King William of England adopted feudalism, a system of government which was already established in Western Europe. Rights, duties and obligations were set down. Predictably, the monarch was at the top of this system owning all the land. His lords and barons were assigned large sections or “manors” thereby buying their allegience and military service as his vassals providing administrative duties. The freemen and serfs worked the lord’s lands and their own. Shares of the produce was given to the lord and the church. This feudalism is the basis for all our modern property laws.
The lord of each manor was the sole judge in trials involving any of his vassals. Inequity resulted from this system of justice whereas one lord mercifully sentenced restitution for theft but a different lord sentenced death. The king saw that this inequity was rather problematic and responded by appointing a number of judges who travelled the country-side and held hearings or “assizes”. Regular meetings in London enabled these judges to share experiences. Bit by bit, common agreement slowly arose from these discussions. By the 12th and 13th Centuries there was more consistency of ruling –the roots of English common law, common to all people throughout England. Only when no custom existed did judges make their own decisions. We can see a sense of status quo here and the need for legislative powers to bring forward new law to better direct a changing society. [In other words, we need good and honourable politicians to be elected to facilitate this process or judges will run our countries. So get politically involved–it does matter.]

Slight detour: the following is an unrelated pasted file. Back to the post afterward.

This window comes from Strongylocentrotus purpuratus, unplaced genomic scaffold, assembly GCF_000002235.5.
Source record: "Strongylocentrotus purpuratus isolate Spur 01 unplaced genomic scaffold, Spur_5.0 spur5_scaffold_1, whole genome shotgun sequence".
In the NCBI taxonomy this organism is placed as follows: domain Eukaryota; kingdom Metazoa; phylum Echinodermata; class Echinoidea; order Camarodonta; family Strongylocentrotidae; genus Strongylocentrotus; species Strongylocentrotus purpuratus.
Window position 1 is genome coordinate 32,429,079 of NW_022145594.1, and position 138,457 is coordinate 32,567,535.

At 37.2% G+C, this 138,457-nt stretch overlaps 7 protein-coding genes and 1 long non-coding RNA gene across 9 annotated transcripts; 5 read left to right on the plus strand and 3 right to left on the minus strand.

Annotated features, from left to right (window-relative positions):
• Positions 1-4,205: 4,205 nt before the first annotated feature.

This common-law system of standing by earlier decisions (Latin: stare decisis) was introduced to North America by the colonists who first settled here. Judges from the highest courts in many Canadian provinces still travel to the provincial counties. There they hold regional assizes to deal with the most serioius criminal and civil offences.

Precedent was established as case after case ensued and was later referred to as a guide and reference point. Similar cases were treated alike, establishing a standard and common system of judging offences throughout the country. At first, these case decisions existed only in the judges memories and were known as “unwritten law”. The king as the fountainhead of justice whom people appealed to when they felt common law had failed them. As occasion demanded the king had the authority to overrule judge’s decisions when he felt it was necessary to do so.

Old precedents can be a problem when circumstances change. Common law managing horse-drawn carriages cannot adequately rule on automobiles. But precedent has its uses:

  • It introduces a degree of certainty into the law. A person or his or her lawyer going before the courts can examine previously similar cases and the arguments that were used. The objective and expectation is to reach a similar result.
  • It causes the courts to act impartially rather than favour any of the parties in an action. Lawyers present reports of earlier cases to persuade judges to reach similar decisions arrived at in those cases.
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